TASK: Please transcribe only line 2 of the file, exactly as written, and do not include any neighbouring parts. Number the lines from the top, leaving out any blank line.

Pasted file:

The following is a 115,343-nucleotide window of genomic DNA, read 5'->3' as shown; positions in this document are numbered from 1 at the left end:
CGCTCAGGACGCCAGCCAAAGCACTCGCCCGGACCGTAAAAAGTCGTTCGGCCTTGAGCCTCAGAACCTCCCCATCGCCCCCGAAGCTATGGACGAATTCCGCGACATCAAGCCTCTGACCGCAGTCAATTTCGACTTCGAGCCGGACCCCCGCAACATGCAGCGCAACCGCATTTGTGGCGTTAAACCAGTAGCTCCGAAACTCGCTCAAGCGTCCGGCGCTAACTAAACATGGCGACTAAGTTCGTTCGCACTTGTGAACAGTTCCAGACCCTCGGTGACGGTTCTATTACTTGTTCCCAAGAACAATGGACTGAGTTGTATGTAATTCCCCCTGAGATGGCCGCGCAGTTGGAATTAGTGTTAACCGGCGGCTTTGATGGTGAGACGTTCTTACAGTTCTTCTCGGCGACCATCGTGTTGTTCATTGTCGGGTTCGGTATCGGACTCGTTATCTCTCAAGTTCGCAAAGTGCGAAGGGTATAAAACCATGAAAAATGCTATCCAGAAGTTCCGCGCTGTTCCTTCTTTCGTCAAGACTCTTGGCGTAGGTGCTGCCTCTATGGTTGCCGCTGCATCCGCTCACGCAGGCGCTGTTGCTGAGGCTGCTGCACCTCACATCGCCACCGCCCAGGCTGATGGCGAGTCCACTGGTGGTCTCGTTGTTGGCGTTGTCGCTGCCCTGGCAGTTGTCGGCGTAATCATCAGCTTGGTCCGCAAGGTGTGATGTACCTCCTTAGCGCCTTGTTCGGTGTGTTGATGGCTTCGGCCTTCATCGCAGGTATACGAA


CGCTCAGGACGCCAGCCAAAGCACTCGCCCGGACCGTAAAAAGTCGTTCGGCCTTGAGCCTCAGAACCTCCCCATCGCCCCCGAAGCTATGGACGAATTCCGCGACATCAAGCCTCTGACCGCAGTCAATTTCGACTTCGAGCCGGACCCCCGCAACATGCAGCGCAACCGCATTTGTGGCGTTAAACCAGTAGCTCCGAAACTCGCTCAAGCGTCCGGCGCTAACTAAACATGGCGACTAAGTTCGTTCGCACTTGTGAACAGTTCCAGACCCTCGGTGACGGTTCTATTACTTGTTCCCAAGAACAATGGACTGAGTTGTATGTAATTCCCCCTGAGATGGCCGCGCAGTTGGAATTAGTGTTAACCGGCGGCTTTGATGGTGAGACGTTCTTACAGTTCTTCTCGGCGACCATCGTGTTGTTCATTGTCGGGTTCGGTATCGGACTCGTTATCTCTCAAGTTCGCAAAGTGCGAAGGGTATAAAACCATGAAAAATGCTATCCAGAAGTTCCGCGCTGTTCCTTCTTTCGTCAAGACTCTTGGCGTAGGTGCTGCCTCTATGGTTGCCGCTGCATCCGCTCACGCAGGCGCTGTTGCTGAGGCTGCTGCACCTCACATCGCCACCGCCCAGGCTGATGGCGAGTCCACTGGTGGTCTCGTTGTTGGCGTTGTCGCTGCCCTGGCAGTTGTCGGCGTAATCATCAGCTTGGTCCGCAAGGTGTGATGTACCTCCTTAGCGCCTTGTTCGGTGTGTTGATGGCTTCGGCCTTCATCGCAGGTATACGAA